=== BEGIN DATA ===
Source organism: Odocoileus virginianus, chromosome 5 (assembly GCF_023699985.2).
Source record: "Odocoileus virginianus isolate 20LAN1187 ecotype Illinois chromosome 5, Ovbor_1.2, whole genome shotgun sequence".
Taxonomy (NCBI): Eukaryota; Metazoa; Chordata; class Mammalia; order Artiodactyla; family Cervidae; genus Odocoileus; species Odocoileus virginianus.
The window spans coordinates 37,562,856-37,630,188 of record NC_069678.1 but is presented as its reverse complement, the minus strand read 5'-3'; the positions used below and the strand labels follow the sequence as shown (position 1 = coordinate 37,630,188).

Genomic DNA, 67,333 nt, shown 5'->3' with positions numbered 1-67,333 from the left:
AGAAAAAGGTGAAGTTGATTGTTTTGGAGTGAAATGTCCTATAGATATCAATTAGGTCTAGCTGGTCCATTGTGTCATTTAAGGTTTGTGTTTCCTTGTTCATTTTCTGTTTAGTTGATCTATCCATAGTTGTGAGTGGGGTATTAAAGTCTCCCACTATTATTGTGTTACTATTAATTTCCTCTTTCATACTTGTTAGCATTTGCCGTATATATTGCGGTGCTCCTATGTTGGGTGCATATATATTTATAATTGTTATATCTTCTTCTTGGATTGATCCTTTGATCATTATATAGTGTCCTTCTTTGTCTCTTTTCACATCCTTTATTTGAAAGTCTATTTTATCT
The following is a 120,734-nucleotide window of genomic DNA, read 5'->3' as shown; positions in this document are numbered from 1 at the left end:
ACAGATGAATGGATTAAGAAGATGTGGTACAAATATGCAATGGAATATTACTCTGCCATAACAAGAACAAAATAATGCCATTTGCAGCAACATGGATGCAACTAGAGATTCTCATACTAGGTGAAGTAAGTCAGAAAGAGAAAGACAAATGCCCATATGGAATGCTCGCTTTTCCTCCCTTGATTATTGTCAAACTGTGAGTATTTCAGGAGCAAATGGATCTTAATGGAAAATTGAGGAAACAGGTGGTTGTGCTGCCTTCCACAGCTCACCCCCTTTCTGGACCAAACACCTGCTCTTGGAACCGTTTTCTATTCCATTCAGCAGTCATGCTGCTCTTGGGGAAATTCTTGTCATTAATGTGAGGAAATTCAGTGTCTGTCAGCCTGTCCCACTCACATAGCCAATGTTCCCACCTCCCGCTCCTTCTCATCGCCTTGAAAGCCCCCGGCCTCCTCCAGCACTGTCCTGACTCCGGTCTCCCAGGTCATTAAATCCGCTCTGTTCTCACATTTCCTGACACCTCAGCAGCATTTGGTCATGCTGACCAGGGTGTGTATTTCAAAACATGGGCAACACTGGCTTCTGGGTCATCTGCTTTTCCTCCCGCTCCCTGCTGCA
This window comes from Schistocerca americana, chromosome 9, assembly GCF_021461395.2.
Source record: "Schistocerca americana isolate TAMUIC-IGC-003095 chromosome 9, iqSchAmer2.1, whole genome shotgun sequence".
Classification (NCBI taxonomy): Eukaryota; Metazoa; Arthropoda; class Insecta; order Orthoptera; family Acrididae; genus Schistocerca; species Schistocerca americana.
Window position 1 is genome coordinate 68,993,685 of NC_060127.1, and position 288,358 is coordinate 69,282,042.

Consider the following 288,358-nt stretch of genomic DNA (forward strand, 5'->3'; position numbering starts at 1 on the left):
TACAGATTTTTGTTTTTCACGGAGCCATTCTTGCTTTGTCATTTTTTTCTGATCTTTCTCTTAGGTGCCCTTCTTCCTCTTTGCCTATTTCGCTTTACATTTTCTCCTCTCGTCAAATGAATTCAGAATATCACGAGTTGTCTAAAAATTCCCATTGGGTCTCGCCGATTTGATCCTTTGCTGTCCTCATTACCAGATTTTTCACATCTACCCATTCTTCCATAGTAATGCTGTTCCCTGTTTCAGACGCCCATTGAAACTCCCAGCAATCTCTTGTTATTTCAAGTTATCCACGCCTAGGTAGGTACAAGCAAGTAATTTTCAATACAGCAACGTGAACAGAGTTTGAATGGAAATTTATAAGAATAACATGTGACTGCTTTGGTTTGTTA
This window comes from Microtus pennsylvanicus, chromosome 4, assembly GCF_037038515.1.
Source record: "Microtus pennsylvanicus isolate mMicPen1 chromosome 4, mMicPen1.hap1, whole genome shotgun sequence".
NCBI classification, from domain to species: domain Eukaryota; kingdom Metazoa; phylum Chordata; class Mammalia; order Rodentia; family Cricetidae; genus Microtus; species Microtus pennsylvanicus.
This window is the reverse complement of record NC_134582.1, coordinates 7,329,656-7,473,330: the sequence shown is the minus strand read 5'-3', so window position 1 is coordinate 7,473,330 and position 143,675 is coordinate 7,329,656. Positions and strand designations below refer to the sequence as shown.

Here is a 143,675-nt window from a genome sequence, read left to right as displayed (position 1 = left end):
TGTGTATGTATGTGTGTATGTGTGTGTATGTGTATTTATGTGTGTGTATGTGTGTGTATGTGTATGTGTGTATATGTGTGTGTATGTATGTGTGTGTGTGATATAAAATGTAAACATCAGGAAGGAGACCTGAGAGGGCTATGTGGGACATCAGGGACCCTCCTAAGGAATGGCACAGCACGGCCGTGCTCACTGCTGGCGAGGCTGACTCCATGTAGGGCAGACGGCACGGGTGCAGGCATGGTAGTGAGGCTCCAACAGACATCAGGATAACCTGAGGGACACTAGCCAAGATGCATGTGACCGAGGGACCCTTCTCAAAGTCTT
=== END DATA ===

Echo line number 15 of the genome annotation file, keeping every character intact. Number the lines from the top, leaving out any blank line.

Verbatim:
This window comes from Microtus pennsylvanicus, chromosome 4, assembly GCF_037038515.1.